The Samsung Galaxy Note7 (S820) Reviewby Joshua Ho on August 16, 2016 9:00 AM EST
Moving past the design the next point of interest is going to be the display which is one of the major elements of any smartphone, and pretty much the first thing you’re going to notice when you power on the phone. It’s easy to look at a display and provide some fluff about how the colors pop and how the high contrast leads to dark, inky blacks, but to rely solely on subjective observation really fails to capture the full extent of what a display is really like. If you put two displays side by side, you can tell that one is more visible outdoors, but there’s no way of distinguishing whether this is the case because of differences in display reflectance or display luminance. Other factors like gamut and gamma can also affect perceived visibility which is the basis for technologies like Apical’s Assertive Display system.
In order to try and separate out these various effects and reduce the need for relative testing we can use testing equipment that allows for absolute values which allow us to draw various conclusions about the ability of a display to perform to a certain specification. While in some cases more is generally speaking better, there are some cases where this isn’t necessarily true. An example of this is gamut and gamma. Although from an engineering perspective the ability to display extremely wide color gamuts is a good thing, we’re faced with the issue of standards compliance. For the most part we aren’t creating content that is solely for our own consumption, so a display needs to accurately reproduce content as the content creator intended. On the content creation side, it’s hard to know how to edit a photo to be shared if you don’t know how it will actually look on other people’s hardware. This can lead to monetary costs as well if you print photos from your phone that look nothing like the on-device preview.
To test all relevant aspects of a mobile display, our current workflow uses X-Rite’s i1Display Pro for cases where contrast and luminance accuracy is important, and the i1Pro2 spectrophotometer for cases where color accuracy is the main metric of interest. In order to put this hardware to use we use SpectraCal/Portrait Display’s CalMAN 5 Ultimate for its highly customizable UI and powerful workflow.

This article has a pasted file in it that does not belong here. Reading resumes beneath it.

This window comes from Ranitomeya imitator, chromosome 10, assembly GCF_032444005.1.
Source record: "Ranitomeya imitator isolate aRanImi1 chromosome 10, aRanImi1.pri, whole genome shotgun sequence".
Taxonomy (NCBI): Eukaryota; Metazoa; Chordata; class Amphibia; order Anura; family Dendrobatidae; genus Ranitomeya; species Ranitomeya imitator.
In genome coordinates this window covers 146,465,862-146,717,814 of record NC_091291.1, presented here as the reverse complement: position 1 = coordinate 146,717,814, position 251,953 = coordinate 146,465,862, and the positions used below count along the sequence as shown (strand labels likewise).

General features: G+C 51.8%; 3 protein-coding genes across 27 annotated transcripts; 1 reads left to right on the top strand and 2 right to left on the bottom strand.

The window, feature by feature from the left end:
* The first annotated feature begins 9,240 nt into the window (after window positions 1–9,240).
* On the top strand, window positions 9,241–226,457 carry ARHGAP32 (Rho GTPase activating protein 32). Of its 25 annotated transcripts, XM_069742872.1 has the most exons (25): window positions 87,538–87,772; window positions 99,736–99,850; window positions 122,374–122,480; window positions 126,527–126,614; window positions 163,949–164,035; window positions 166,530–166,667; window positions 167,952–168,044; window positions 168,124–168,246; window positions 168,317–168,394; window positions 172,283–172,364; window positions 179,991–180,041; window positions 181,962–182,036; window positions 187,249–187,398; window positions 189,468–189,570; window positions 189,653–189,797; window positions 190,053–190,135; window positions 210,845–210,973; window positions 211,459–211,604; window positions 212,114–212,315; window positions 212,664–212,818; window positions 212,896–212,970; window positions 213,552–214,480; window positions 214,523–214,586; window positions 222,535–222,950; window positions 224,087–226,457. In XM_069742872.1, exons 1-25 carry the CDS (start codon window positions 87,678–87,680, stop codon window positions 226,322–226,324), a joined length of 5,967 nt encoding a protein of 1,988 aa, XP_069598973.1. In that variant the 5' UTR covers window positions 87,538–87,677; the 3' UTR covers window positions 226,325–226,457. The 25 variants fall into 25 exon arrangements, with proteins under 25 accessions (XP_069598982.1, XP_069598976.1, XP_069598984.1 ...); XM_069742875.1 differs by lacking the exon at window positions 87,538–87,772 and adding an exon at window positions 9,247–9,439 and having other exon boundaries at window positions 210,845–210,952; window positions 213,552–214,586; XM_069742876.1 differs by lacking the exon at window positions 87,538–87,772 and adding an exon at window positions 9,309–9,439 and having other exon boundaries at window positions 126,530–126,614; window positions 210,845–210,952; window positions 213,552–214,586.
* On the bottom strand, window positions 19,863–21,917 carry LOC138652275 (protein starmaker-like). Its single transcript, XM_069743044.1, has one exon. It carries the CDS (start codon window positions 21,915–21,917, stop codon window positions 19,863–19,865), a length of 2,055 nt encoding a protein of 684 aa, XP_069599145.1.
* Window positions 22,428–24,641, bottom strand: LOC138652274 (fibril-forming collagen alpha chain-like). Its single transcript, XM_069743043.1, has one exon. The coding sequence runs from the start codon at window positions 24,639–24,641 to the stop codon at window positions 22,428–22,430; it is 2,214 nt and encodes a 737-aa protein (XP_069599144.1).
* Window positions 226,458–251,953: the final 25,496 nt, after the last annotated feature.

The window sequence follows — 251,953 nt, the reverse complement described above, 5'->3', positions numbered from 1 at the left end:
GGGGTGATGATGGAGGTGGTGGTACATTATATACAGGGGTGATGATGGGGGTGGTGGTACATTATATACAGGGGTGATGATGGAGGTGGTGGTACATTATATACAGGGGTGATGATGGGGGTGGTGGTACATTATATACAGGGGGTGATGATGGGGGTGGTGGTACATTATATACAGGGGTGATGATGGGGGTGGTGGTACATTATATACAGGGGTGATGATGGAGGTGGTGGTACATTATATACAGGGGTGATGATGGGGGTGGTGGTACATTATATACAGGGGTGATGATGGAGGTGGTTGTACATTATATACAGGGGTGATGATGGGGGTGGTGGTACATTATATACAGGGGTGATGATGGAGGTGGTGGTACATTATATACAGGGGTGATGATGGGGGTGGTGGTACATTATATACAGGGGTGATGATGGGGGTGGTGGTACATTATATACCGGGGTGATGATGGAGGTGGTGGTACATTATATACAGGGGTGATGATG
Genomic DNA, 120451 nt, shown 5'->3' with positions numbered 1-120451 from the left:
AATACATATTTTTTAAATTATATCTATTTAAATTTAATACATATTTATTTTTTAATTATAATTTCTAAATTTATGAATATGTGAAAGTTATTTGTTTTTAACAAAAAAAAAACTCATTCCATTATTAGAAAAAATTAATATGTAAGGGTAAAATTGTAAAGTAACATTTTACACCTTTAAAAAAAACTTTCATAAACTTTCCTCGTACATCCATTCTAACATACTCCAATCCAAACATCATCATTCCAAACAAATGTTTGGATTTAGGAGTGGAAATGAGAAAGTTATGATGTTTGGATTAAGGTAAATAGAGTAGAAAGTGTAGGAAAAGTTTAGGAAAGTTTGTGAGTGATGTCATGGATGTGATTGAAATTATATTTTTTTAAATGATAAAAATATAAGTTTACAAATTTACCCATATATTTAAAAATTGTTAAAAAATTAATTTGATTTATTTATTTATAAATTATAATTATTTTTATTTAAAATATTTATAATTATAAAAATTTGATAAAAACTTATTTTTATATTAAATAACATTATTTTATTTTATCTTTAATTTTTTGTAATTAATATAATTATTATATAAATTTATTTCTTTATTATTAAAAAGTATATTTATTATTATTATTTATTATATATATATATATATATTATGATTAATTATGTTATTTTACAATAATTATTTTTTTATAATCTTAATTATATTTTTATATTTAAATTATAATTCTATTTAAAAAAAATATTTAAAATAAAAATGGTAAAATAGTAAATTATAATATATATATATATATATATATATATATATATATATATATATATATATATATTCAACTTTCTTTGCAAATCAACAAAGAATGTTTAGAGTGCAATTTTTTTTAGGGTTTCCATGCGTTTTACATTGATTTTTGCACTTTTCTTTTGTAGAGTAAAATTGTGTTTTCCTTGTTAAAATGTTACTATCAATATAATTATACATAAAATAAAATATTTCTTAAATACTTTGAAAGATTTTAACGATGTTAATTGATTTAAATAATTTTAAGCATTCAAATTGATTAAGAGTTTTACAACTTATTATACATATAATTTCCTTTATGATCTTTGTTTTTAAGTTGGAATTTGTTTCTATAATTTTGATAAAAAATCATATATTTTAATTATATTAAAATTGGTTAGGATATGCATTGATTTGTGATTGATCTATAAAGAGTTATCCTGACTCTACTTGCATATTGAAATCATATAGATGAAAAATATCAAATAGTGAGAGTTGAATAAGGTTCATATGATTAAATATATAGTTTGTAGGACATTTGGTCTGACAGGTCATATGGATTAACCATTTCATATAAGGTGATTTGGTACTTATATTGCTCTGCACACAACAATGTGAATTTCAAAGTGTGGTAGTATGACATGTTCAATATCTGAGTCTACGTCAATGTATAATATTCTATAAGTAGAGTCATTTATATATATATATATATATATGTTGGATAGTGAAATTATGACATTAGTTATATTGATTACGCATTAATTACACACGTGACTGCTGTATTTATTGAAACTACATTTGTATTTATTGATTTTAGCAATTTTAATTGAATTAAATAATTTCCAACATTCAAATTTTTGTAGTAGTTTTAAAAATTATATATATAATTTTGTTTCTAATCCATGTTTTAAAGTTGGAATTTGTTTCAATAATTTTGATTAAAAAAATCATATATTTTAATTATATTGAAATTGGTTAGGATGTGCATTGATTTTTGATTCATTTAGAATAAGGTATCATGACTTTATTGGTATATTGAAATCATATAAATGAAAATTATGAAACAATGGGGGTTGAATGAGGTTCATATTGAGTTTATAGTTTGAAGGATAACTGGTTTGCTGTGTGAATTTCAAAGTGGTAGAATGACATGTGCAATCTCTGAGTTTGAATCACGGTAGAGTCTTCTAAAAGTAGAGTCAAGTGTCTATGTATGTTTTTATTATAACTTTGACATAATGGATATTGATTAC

Before we get into the results though I want to discuss a few choice aspects of the Galaxy Note7’s display. At a high level this is a 5.7 inch 1440p Super AMOLED display that is made by Samsung with a PenTile subpixel matrix that uses two subpixels per logical pixel in a diamond arrangement. The display driver supports panel self-refresh as a MIPI DSI command panel rather than a video panel. In the Snapdragon 820 variant of this device it looks like there isn’t a dynamic FPS system and a two lane system is used so the display is rendered in halves. The panel identifies itself as S6E3HA5_AMB567MK01 which I’ve never actually seen anywhere else, but if we take the leap of guessing that the first half is the DDIC this uses a slightly newer revision of DDIC than the S6E3HA3 used in the Galaxy S7. I’m guessing this allows for the HDR mode that Samsung is advertising, but the panel is likely to be fairly comparable to the Galaxy Note5 given that the Galaxy S7 panel is fairly comparable to what we saw in the Galaxy S6.
Looking at the brightness of the display, it’s pretty evident that the Galaxy Note7 is a bright panel, especially when compared to things like the HTC 10 and LG G5. The G5 does reach “800 nits” with its auto brightness boost, but the true steady state is nowhere near that point while the Galaxy Note7’s display can actually stay at its boost brightness for a reasonable amount of time and I’ve never really noticed a case where the boost brightness couldn’t be sustained if the environment dictated it.